A hunch on that CRISPR patent battle as it heats up

CRISPR patent dispute
Adapted from NIH image

Who really invented CRISPR?

If it was many people and labs, who did it first and who deserves the credit?

When things like Nobel Prizes and Patents get decided on CRISPR-Cas9, who will be for lack of a better way of putting it, the winners and the losers?

It’s not a trivial question and despite what some argue that CRISPR shouldn’t be patented at all, someone will get the decisive patent and the fight to see who prevails in the CRISPR patent battle is getting more intense. For more background in what’s at stake on CRISPR and human gene editing, check out my new book GMO Sapiens.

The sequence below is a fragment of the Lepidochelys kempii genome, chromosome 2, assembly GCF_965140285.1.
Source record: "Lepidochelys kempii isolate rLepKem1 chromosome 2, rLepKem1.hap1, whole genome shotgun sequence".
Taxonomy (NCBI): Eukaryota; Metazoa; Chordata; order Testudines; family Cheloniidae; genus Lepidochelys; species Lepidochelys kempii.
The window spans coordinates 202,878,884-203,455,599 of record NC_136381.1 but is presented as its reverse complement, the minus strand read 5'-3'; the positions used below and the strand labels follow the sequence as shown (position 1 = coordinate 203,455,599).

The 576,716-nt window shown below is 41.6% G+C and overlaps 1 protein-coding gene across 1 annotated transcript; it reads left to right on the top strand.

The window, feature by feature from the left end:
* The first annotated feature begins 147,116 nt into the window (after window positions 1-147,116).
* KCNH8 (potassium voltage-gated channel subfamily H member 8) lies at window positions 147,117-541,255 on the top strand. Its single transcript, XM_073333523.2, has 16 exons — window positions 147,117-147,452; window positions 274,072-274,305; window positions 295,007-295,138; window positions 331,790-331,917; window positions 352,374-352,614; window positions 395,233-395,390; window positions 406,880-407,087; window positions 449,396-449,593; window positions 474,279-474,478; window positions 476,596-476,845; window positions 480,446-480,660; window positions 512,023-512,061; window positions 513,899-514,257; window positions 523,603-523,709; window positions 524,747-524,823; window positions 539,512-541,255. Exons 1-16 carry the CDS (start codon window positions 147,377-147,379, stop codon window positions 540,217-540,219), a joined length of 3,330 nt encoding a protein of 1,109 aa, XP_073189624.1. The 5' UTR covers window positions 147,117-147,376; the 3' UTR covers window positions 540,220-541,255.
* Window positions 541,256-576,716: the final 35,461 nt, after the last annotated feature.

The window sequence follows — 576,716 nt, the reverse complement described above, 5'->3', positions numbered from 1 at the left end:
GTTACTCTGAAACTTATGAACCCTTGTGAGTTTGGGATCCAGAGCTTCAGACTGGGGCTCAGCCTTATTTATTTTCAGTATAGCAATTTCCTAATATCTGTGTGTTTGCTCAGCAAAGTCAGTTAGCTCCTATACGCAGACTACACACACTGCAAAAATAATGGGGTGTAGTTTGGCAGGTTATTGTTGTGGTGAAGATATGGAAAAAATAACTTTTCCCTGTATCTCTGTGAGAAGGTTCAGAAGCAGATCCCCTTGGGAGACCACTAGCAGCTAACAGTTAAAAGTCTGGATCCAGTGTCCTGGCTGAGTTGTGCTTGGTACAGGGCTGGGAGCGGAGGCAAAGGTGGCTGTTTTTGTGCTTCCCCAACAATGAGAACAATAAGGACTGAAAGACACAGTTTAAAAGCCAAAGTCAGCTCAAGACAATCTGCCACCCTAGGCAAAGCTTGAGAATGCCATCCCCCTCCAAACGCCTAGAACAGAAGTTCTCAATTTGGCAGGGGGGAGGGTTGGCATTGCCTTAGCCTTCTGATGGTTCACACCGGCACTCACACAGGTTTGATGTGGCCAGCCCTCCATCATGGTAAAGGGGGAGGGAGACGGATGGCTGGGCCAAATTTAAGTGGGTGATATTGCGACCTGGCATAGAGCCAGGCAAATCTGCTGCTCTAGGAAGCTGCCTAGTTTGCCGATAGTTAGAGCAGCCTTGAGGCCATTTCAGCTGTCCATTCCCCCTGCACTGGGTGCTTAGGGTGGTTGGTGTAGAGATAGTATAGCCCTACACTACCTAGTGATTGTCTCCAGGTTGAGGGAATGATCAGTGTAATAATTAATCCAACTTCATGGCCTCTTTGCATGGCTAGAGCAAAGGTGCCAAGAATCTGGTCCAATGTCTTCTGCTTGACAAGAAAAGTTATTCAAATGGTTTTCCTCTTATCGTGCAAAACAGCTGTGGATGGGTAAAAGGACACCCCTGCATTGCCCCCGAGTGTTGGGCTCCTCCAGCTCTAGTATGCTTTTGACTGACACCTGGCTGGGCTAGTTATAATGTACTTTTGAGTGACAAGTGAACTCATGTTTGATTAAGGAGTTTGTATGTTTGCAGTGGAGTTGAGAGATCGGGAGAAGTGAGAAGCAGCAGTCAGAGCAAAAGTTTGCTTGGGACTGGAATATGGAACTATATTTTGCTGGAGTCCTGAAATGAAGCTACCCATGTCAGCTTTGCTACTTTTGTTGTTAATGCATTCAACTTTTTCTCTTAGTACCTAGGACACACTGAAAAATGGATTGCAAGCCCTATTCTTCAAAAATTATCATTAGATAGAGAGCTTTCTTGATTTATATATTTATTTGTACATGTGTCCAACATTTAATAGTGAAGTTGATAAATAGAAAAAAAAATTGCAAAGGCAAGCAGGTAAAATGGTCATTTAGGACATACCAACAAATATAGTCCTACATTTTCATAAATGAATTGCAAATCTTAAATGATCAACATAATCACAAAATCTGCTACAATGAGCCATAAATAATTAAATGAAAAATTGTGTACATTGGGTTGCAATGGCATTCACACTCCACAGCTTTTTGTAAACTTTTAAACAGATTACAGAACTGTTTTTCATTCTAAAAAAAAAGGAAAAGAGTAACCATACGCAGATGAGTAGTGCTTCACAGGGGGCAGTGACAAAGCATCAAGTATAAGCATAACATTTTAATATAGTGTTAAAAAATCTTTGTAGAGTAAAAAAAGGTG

The signs suggest that there cannot really be a kumbaya approach to credit for things CRISPR even if there were multiple key contributors. For Nobel Prizes, there are only 3 lots. For patents, in many cases even if they are scads of patents related to one thing as seems certain for CRISPR-Cas9-related technology, often only one patent dominates.

The patent situation on CRISPR has really become a battle between the UC system (disclaimer, I’m a UC employee) and the Broad Institute.

I am not going to choose sides or predict the outcome, but I do have a hunch and that is that despite all the different complicated, but important details and potential maneuvers now emerging this week in this patent dispute, what it will all boil down to in the end is just one thing.

The lab notebooks.

What is in the lab notebooks of the various parties involved, how conclusive is this material, and what are the dates on those notebooks?